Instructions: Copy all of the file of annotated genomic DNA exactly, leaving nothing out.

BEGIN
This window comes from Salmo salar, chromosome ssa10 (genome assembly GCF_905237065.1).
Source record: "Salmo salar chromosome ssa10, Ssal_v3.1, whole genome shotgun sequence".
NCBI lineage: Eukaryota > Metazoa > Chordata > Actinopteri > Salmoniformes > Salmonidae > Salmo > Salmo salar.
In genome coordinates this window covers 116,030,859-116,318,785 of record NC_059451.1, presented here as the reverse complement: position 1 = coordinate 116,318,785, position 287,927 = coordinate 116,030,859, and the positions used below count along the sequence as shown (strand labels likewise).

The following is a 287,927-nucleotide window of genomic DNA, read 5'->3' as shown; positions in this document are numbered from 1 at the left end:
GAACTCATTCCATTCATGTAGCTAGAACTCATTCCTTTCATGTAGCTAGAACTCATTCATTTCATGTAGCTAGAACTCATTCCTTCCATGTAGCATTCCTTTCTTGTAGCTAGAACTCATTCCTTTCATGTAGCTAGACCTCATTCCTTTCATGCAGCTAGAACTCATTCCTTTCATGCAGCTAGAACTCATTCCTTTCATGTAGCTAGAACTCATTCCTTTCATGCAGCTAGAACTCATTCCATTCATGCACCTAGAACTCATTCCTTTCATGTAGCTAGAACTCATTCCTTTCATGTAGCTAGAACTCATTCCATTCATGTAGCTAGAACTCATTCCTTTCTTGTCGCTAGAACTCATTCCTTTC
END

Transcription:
This window comes from Salmo salar, chromosome ssa10 (genome assembly GCF_905237065.1).
Source record: "Salmo salar chromosome ssa10, Ssal_v3.1, whole genome shotgun sequence".
NCBI lineage: Eukaryota > Metazoa > Chordata > Actinopteri > Salmoniformes > Salmonidae > Salmo > Salmo salar.
In genome coordinates this window covers 116,030,859-116,318,785 of record NC_059451.1, presented here as the reverse complement: position 1 = coordinate 116,318,785, position 287,927 = coordinate 116,030,859, and the positions used below count along the sequence as shown (strand labels likewise).

The following is a 287,927-nucleotide window of genomic DNA, read 5'->3' as shown; positions in this document are numbered from 1 at the left end:
GAACTCATTCCATTCATGTAGCTAGAACTCATTCCTTTCATGTAGCTAGAACTCATTCATTTCATGTAGCTAGAACTCATTCCTTCCATGTAGCATTCCTTTCTTGTAGCTAGAACTCATTCCTTTCATGTAGCTAGACCTCATTCCTTTCATGCAGCTAGAACTCATTCCTTTCATGCAGCTAGAACTCATTCCTTTCATGTAGCTAGAACTCATTCCTTTCATGCAGCTAGAACTCATTCCATTCATGCACCTAGAACTCATTCCTTTCATGTAGCTAGAACTCATTCCTTTCATGTAGCTAGAACTCATTCCATTCATGTAGCTAGAACTCATTCCTTTCTTGTCGCTAGAACTCATTCCTTTC